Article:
March 25, 2009

Denial ain't just a river in Africa

Melvin Martin continues the series on racism against Indians he began in "Gooks" Assaulted with BBs, Urine and continued in Racists Lack Self-Esteem:What is the Longest River in the World? ("De-Nile")
By Melvin Martin

That most whites in Bemidji downplay the actuality and the seriousness of the racism towards Indians there comes as no great surprise to me. These people are very much in denial, as are most racist whites in all of the anti-Indian cities and towns that I have had the sheer displeasure of either living at or visiting over the years.

Bemidji, Minnesota, like Rapid City, South Dakota (the racist hick town where I was born and have lived a good portion of my life, and where the racists have to consist of at least 75% of the population of the Rapid City metropolitan area of 120,000)--is a prime example of denial on a large-scale as it relates to race relations between whites and Indians.

First of all, exactly what is denial?

Denial is a psychological defense mechanism in which a person is confronted with a fact that is too upsetting to accept and rejects it, asserting that it is not true despite what may be tremendous evidence to the contrary. The person may choose to totally deny the reality of the awful fact in what is known as simple denial. Sometimes they may admit the fact, but deny how serious it is, a process called minimization. Denial has long been categorized as a device of the so-called "immature mind," because it generates conflict with one's capabilities to learn from and contend with reality.

Additionally, when anyone is engaged in negative behavior that is self-directed and wholly willful, they are almost always in full denial of it. In Rapid City, the racists become extremely angered when they are confronted in an articulate manner as to their Indian- hating actions and practices--thus, I have come to believe that the amount of psycho-emotional energy that is needed to maintain strongly racist sentiment is directly commensurate with the energy necessary to deny it--which explains to me this near-psychotic overreaction on the part of the racists when their hatred is pointed out to them in no uncertain terms.

People who are deeply mired in the quicksand of denial will always overreact to the illumination of their denial: try to tell a hardcore dope fiend or a raging drunk about the destructive nature of denying that they have a problem--then, watch out!

I have also lived in Minnesota in the '80s when I attended a private trade school in Minneapolis, and I have also spent a little time in Bemidji--so, I know all-too-well how bad the racism towards Indians is in that area. I was the only Indian student at the trade school in the summer term of 1982, and the desk that I was assigned to was behind a partition that was connected to the student break area. The mainly white students, most of whom were guys in their twenties, often said the most horrendous things about Indians that consisted of the usual and more widely believed stereotypes relative to Indian people.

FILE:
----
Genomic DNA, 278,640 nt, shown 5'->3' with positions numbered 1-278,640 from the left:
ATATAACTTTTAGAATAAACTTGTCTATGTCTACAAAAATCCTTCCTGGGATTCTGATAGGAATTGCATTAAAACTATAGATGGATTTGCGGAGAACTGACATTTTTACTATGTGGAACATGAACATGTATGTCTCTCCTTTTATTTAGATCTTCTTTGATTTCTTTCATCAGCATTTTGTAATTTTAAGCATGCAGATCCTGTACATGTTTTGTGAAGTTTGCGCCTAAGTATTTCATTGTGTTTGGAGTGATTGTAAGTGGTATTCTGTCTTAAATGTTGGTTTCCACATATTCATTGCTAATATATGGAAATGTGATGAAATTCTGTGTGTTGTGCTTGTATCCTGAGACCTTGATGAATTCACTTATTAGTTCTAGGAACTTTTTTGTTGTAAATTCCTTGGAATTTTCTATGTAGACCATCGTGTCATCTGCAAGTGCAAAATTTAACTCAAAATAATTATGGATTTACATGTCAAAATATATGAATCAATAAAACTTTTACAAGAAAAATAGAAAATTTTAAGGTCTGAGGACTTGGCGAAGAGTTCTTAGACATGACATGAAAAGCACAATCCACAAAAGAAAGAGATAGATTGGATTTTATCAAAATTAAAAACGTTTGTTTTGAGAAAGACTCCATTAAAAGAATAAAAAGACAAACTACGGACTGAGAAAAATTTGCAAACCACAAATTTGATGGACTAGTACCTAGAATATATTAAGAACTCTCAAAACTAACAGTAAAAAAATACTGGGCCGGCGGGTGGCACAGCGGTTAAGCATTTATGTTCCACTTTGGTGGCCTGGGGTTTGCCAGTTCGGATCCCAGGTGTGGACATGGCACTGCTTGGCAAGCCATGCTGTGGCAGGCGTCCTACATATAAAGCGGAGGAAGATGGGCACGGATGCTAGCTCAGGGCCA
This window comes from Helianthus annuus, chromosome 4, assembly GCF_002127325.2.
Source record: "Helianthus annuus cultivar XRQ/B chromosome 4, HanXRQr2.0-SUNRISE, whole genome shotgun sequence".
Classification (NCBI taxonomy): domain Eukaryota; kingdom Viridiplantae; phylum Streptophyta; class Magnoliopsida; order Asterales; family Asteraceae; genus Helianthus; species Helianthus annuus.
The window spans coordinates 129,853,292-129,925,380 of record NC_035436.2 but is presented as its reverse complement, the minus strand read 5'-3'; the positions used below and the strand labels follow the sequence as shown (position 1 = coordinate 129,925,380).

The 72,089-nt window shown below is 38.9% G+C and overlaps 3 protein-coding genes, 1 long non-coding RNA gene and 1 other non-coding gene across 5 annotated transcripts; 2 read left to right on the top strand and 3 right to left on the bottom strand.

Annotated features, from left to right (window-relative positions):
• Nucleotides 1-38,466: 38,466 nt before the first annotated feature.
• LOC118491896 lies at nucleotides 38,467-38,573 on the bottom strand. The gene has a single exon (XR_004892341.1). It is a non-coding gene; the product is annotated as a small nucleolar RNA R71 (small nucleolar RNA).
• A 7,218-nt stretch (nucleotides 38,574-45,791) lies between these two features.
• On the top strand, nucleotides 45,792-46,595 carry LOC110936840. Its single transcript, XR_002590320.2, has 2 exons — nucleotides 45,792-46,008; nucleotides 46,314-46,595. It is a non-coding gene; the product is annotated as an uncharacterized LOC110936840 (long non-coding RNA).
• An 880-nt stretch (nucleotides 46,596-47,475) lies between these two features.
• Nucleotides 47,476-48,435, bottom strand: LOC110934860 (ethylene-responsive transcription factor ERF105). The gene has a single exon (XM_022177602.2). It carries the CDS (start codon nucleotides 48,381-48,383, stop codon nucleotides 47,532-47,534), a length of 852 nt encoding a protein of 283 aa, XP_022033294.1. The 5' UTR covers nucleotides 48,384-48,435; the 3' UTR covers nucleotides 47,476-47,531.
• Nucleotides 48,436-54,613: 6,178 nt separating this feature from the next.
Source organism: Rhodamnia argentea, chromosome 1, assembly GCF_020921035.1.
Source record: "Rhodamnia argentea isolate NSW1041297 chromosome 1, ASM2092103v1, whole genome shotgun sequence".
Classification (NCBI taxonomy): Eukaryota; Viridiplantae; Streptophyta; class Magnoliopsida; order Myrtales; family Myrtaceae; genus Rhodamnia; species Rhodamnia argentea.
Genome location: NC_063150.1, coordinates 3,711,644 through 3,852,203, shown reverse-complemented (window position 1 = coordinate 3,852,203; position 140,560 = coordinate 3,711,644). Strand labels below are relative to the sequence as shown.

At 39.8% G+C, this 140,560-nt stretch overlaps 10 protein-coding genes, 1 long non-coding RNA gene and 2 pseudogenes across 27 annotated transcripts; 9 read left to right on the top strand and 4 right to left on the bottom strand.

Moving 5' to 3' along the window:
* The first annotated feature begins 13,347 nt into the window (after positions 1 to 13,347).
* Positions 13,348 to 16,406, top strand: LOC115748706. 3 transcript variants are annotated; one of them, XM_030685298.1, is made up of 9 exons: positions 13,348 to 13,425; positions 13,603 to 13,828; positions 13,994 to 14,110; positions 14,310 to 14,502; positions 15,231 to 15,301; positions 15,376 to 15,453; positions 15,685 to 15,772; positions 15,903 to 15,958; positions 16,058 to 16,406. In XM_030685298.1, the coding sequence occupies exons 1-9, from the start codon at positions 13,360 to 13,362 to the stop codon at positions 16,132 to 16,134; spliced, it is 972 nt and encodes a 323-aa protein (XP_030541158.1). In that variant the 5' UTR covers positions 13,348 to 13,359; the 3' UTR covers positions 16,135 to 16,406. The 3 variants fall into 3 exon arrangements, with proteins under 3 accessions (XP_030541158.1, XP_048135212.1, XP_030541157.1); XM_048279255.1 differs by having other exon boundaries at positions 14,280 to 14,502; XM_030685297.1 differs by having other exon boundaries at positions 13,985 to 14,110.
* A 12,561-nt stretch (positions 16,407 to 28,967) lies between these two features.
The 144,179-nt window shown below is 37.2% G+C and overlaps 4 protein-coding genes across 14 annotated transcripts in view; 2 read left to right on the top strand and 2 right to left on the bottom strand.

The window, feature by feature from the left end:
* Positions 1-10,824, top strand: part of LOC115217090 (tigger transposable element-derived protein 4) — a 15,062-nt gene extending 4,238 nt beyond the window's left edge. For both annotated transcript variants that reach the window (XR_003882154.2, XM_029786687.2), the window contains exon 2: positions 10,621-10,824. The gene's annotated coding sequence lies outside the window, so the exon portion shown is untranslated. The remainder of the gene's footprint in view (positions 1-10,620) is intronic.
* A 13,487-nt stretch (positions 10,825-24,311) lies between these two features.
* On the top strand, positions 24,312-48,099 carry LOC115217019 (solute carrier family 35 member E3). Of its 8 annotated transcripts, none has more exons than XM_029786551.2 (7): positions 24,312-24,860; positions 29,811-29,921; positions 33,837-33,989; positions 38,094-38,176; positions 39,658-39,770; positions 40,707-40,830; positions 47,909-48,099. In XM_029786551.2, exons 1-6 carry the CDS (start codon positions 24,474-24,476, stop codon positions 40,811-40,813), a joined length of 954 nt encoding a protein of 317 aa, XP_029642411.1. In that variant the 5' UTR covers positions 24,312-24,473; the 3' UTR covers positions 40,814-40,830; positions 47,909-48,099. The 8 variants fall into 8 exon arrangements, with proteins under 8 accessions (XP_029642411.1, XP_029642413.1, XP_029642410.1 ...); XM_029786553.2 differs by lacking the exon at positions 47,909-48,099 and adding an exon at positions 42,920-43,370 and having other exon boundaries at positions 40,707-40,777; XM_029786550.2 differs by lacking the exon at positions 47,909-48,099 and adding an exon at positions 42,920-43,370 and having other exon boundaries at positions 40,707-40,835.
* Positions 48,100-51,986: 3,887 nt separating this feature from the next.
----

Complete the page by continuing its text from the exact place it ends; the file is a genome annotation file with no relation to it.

I had a girlfriend then, Maye, who was half-Vietnamese and half-French, and who lived in Bemidji. She was in her late twenties then as was I. When I first met her (at the trade school), she told me that she had been mistaken for Indian by almost all of the whites she had encountered in Bemidji. She also told me that she had been treated very badly on occasion by whites who had said hateful things to her as they thought that she was Indian.

One evening, Maye related an incident to me that brought tears to her eyes as she talked about it. She told me that she had exited a bus in downtown Bemidji when a crowd of white teens began to "woo-woo-woo!" in the stereotyped Indian fashion. The teens then began to chase her with several of them yelling out loudly that they were going to "rape us a squaw!" Maye ran into a convenience store where the clerk called the police.

Maye was a refugee from Vietnam who had already witnessed a great deal of ugliness in her former homeland, but she told me that the incident that happened in Bemidji with the teens had frightened her more than the horrors of war as she thought that she was at least physically safe in America.
Comment:  Another good contribution, Melvin. (If anyone else wants to contribute mini-essays, you know where I am.)

Interesting that Maye compared a hazing attack to the horrors of war. That tells you how powerful the onslaught of stereotypes can be. It's something most non-Indians don't understand even though people keep presenting evidence of it.

Some people respond to postings such as this with more denial. For instance, "People are racist everywhere. It's human nature. There's nothing we can do about it." Or, "Most Americans aren't racist. Obama's election proves that. Stop making a mountain out of a molehill." Any thoughts on either of these responses?

For more on the subject, see Highlights of the US Report to the UN on Racism.

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